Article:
As we reported on Monday, the Golden State is at the bitter, ugly end of its now-endemic fire season, and grappling with the realities of its “new normal.” As of yesterday, California was still under states of emergency as rumors of another “wind event” echoed through the news and a nervous Bay Area population. While there is a little breeze today, the skies in the East Bay, where we’ve sought refuge from the blackouts, are mostly clear. The worst seems to be over, for now, though life is nowhere near back to normal — whatever normal may be.
Ever since a gale blasted through Northern California early Sunday morning, life has been a little scary in pockets of the Bay — and also just plain inconvenient. Much of Marin County, which is home to the Latitude offices and most of the staff, was without power since the early hours of Sunday morning (though it now looks as if power has largely been restored). What might seem like trivial matters — no refrigeration, internet or ability to charge devices — can become grindingly vexing.
There are the statistics of these disasters: The number of acres burned, the number of people evacuated or without power, and the losses to businesses affected by both the catastrophic and the inconvenient. But then there’s the effect it has on your mind and your life, a measurable toll in people’s anxiety, fear and frustration. The word apocalyptic is common when Californians talk about their situations. The atmosphere is dark — figuratively and literally. (Admittedly, effects from fires and power outages are so compartmentalized that in a town just a few miles away, life might seem completely ‘normal’.) We’re sure that it’s the same for people living through hurricane, typhoon and tornado seasons; you probably just hope that this year, it won’t be too bad, that it comes and goes quickly, and that you and your property escape it unscathed.
The current state that California finds itself in — which now spans its last three wildfire-ridden autumns — is a bit beyond the scope of this magazine, other than perhaps a few analogies, and reporting on the extreme nature of Sunday’s gale. The Bay Area is no stranger to big breeze, but Sunday’s wind was extraordinary, and had a wickedness and ‘grip’ rarely seen. There were “hurricane-strength” gusts more than 90 miles an hour.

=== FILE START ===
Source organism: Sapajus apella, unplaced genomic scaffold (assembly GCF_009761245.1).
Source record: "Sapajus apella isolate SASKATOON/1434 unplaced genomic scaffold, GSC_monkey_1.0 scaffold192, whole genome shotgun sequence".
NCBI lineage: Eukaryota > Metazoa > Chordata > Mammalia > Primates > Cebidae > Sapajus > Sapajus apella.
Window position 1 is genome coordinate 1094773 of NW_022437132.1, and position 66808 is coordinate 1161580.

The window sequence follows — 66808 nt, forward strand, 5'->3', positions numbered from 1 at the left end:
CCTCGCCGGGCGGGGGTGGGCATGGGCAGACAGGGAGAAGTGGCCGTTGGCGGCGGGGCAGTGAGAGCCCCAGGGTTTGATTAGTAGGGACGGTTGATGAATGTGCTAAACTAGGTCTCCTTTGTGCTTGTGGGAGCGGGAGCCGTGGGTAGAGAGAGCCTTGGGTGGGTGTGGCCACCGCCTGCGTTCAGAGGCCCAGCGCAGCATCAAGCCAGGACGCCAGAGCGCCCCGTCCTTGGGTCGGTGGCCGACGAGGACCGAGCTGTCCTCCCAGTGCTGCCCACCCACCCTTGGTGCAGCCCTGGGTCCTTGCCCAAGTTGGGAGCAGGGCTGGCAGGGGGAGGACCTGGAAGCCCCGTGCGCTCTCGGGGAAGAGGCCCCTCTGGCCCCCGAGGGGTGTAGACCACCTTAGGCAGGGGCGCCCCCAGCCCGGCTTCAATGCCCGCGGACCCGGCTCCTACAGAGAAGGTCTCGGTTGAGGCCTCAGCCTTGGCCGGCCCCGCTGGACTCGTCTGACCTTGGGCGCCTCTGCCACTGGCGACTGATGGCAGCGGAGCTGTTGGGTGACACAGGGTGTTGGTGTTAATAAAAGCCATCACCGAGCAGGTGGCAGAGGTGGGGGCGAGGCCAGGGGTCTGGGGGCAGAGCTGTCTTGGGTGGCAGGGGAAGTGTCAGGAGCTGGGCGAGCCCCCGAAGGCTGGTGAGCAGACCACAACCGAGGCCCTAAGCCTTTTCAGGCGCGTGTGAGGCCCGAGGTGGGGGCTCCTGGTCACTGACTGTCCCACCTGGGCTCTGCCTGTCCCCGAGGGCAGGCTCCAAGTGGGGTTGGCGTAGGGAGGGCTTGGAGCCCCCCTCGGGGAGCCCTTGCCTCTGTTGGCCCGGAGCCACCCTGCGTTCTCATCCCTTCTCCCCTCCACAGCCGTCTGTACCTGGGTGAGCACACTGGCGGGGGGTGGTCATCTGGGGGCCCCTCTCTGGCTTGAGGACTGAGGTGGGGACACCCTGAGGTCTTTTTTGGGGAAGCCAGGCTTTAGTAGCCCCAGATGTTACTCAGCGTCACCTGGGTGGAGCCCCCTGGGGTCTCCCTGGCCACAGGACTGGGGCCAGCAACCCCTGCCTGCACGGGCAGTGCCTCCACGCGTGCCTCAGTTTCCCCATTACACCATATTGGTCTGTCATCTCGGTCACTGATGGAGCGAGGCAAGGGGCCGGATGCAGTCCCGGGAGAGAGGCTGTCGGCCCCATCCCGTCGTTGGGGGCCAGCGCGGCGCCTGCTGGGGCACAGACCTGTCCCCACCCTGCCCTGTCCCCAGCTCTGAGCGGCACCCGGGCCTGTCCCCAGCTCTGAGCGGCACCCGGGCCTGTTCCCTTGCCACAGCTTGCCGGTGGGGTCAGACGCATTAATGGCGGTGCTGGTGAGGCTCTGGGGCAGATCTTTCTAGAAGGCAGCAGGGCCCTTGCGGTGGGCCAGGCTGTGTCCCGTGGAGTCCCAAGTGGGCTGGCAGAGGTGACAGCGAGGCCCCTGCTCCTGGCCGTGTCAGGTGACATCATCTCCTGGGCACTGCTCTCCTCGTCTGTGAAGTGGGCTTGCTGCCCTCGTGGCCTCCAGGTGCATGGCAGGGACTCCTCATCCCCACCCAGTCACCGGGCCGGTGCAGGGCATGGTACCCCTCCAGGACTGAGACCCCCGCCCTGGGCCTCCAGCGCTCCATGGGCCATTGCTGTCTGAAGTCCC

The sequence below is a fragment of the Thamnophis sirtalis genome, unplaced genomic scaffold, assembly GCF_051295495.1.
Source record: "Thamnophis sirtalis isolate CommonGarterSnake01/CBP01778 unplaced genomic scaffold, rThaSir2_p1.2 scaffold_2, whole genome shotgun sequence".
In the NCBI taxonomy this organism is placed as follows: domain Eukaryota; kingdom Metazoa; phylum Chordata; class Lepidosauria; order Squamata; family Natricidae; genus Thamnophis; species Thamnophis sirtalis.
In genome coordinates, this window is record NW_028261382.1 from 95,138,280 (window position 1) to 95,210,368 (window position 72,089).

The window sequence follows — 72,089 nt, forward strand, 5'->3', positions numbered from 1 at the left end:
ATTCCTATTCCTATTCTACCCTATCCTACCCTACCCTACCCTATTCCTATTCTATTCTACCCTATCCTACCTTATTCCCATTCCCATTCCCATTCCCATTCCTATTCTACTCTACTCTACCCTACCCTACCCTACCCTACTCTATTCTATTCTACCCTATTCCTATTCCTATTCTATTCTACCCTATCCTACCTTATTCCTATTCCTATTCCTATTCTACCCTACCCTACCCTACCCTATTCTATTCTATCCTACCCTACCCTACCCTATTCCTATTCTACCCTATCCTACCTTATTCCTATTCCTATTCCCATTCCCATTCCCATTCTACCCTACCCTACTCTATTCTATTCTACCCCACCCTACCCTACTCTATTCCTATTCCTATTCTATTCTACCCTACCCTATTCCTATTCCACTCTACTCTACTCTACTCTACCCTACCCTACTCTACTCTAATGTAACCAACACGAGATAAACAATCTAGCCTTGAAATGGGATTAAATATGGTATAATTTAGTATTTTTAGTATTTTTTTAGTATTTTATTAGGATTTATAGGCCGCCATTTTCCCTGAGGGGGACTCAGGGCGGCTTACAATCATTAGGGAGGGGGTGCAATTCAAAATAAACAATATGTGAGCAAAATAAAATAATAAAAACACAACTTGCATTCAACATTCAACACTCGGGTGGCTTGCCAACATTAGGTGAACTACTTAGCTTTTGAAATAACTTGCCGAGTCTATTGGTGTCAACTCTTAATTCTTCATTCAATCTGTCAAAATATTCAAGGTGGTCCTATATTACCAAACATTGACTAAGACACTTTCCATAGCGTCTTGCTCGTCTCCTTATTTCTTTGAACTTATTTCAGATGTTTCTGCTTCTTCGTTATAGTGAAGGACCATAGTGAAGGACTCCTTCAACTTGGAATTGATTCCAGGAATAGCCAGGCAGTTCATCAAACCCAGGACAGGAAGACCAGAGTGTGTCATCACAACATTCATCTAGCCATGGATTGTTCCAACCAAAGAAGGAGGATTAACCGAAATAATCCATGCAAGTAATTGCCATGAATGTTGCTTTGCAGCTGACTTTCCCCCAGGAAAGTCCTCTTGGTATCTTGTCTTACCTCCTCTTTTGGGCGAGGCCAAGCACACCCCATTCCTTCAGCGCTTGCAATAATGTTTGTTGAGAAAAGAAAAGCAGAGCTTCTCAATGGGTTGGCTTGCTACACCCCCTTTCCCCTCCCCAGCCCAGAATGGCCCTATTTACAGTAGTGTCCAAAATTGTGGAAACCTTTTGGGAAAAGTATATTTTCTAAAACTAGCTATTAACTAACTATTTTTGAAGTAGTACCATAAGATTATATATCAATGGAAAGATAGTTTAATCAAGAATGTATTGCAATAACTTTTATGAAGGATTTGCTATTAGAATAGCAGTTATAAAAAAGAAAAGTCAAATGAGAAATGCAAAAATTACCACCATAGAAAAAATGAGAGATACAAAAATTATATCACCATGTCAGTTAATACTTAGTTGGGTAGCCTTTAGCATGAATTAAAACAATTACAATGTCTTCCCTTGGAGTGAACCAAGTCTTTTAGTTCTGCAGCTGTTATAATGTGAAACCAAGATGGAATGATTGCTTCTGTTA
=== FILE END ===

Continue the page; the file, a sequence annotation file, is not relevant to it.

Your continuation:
“Northern California was battered Sunday by extreme Diablo winds,” The Los Angeles Times reported. “The National Weather Service clocked a gust of 96 mph in the Mayacamas Mountains northeast of Healdsburg, which is threatened by the 54,000-acre Kincade fire,” which started a few days before the gale hit. On what is currently California’s biggest blaze, firefighters did extraordinary work to keep the Kincade fire under some semblance of control as the winds raged and mercilessly fanned the flames.
I was driving back from a blacked-out Napa to Marin on Sunday, and there was just enough internet trickling into a friend’s phone to announce that there was a fire in Vallejo. “Twin fires — one in Vallejo and the other just across the Carquinez Strait in Crockett — erupted Sunday morning, causing evacuations in the two counties and shutting down Interstate 80 and the Carquinez Bridge,” the San Francisco Chronicle reported.
Cal Maritime Academy was evacuated as the fire, which is still considered active but largely contained, crept onto the easternmost corner of the campus. “All cadets, staff and faculty were evacuated safely,” Pete Steyn, a Cal Maritime IT employee, told us.
Steyn’s fiancée is the second engineer on the training ship Golden Bear, which is doing watches “with a skeleton crew at the moment to try to keep the amount of people on campus minimal,” Steyn added. “We are hoping to reopen campus on November 4 after all buildings have been declared safe. The only building we lost was the auto shop and a few cadet vehicles, a few sailboats and few campus vehicles.”
Chris Carranza, who’s a student worker in the IT department an engineering cadet at Cal Maritime, said on his Facebook page that when he evacuated from Glen Cove, “we were under the impression that our house was going to burn down.”
It is difficult to quantify the pervasive worry from these last few Octobers, when the moist Pacific sea breeze has fizzled out and California is parched and dusty. We can’t imagine the tragedy that some people have lived through, nor the fear and uncertainly of being forced to evacuate.
With I-80 shut down on Sunday, I found myself anxious to drive on Highway 37, which is a narrow and at times one-lane road that skirts the rim of San Pablo Bay and passes through the bone-dry fields of western Napa County. “What could possibly go wrong?” I joked to myself. There was no internet and no way to check the traffic, and I worried that my car, which is getting old, would break down. Like a sailboat with no wind and far away from port, I had to rely on my engine.
Everything in Marin was closed due to the blackouts. There were no groceries or gas, and refrigerators went warm after a while. You roll with it at first, and when annoyed and bored, you remind yourself how lucky you are compared to people not far away. But at some point, life has to go on, and you have to get back to work.